Voters offer MLA suggestions

Voters in the Sister Islands are
adamant that one of the new Member of the Legislative Assembly seats should go
to them.

The other two, they suggest, should
go to North Side and East End giving each of those districts two MLAs instead
of the current one.

And in Bodden Town voters meeting
with the Electoral Boundary Commission say their district is one of the fastest
growing, along with George Town, and that there should be a shift in electoral
boundaries.

The three-member Electoral Boundary
Commission is holding meetings in all districts of the Cayman Islands to review
the boundaries of the existing electoral districts and to make recommendations
to the Governor and the Legislative Assembly regarding any changes to the
number of electoral districts in the Cayman Islands and the boundaries of the districts.

The new constitution requires three
additional elected members to be added to the Legislative Assembly, bringing
the total to 18 members, but these new positions cannot be added until the commission
rules from which voting districts they should come.

Nine people showed up at the Bodden
Town meeting, including Bodden Town MLAs Anthony Eden and Mark Scotland, “but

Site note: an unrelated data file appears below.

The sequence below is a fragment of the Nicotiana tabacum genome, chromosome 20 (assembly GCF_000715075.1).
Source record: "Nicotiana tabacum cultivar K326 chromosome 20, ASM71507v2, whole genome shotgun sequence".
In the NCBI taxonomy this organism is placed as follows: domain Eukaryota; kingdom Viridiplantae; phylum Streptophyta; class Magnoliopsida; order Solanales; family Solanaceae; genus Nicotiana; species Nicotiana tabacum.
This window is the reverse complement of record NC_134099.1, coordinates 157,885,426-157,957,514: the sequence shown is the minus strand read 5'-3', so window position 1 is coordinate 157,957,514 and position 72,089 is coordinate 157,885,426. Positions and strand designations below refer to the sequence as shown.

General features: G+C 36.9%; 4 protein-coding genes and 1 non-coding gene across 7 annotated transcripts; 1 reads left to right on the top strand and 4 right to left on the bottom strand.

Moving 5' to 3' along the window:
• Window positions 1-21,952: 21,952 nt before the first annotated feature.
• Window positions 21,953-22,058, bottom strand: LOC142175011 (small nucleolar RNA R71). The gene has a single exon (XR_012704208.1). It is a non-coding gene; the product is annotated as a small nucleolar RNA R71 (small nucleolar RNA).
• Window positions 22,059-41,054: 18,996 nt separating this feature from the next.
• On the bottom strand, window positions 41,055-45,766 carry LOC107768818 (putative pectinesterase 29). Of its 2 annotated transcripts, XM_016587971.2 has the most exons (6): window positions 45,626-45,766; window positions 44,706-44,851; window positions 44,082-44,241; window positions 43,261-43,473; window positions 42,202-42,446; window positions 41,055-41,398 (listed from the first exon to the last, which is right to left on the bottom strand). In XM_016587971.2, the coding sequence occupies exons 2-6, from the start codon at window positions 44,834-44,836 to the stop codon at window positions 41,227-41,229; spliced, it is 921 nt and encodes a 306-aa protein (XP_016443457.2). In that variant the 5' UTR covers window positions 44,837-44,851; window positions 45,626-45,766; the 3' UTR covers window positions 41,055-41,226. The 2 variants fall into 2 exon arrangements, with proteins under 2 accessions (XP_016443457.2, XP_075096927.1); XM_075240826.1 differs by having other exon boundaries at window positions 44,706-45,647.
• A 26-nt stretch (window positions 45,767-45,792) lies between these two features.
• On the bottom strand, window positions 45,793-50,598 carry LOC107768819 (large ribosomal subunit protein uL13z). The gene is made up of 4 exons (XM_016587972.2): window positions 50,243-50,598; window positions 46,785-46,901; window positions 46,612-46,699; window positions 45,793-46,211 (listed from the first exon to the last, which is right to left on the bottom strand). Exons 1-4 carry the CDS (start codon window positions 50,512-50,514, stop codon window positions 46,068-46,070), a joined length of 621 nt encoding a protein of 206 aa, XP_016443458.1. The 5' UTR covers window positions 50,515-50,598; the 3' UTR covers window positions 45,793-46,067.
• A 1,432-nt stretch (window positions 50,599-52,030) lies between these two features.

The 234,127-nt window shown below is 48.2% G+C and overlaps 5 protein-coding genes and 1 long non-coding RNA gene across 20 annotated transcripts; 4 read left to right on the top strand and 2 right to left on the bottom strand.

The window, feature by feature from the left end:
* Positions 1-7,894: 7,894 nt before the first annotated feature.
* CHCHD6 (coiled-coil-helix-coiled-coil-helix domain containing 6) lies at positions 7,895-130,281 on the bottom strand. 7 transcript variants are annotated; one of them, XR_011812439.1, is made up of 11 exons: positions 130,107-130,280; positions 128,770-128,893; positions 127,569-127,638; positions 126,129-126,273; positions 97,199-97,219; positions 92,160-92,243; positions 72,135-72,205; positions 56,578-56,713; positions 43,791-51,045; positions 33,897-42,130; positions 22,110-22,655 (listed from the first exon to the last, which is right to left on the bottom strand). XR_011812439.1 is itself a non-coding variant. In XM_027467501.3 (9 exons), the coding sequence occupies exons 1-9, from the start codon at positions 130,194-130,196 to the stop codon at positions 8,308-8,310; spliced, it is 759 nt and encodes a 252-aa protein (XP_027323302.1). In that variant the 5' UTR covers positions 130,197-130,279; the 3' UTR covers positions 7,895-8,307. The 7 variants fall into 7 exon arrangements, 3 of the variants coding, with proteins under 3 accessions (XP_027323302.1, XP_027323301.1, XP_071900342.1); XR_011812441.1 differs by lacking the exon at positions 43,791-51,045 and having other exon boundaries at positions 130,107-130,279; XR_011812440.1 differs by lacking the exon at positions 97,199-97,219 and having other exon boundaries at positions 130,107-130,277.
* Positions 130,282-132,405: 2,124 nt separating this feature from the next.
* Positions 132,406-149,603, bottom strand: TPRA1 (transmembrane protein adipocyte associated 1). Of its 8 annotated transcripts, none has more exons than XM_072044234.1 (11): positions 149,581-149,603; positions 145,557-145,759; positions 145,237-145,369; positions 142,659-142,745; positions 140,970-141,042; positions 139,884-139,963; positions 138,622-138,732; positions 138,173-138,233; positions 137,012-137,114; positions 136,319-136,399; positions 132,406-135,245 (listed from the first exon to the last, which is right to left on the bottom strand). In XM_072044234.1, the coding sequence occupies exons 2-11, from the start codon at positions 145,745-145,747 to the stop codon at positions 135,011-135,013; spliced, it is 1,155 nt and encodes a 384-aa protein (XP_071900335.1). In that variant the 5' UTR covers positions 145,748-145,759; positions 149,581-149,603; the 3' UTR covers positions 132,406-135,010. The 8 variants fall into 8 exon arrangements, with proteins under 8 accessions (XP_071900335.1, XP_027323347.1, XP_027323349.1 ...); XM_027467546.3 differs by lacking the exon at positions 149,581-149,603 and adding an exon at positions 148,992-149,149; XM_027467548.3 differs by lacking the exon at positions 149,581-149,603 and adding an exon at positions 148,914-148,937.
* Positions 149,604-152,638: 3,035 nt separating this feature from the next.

it was by far one of the most productive discussions,” said Commission Chairman
Carl Dundas.

He said what was needed was an
equal distribution of electors in each constituency and no constituency should
have more than 150 to 200 voters in difference from other constituencies.

This, he said, would be fair to
parliamentary candidates and would take into account existing and natural
boundaries.

Commission members said they will speak
with the Census committee and Planning Department to get an idea of the shift in
population and those building in different areas.

 “Just look at where the population has moved,”
said Steve McField. “Far as I know, the demographic movement shows the vast
movement of population has been in the Savannah and Bodden Town areas.” 

Commissioner Adriannie Webb asked if
the group thought a constituency should be built between Bodden Town and George
Town.

Mr. McField said if that was the
case it should be a single member constituency.

There were eight people at the
Little Cayman meeting – three from the Island and five from Grand Cayman – and
eight from Cayman Brac.

They requested that the law be
changed so that the three new MLAs are chosen by districts and not by
population.

The work of the commission is
expected to take three to six months, and will be subject to public consultations.

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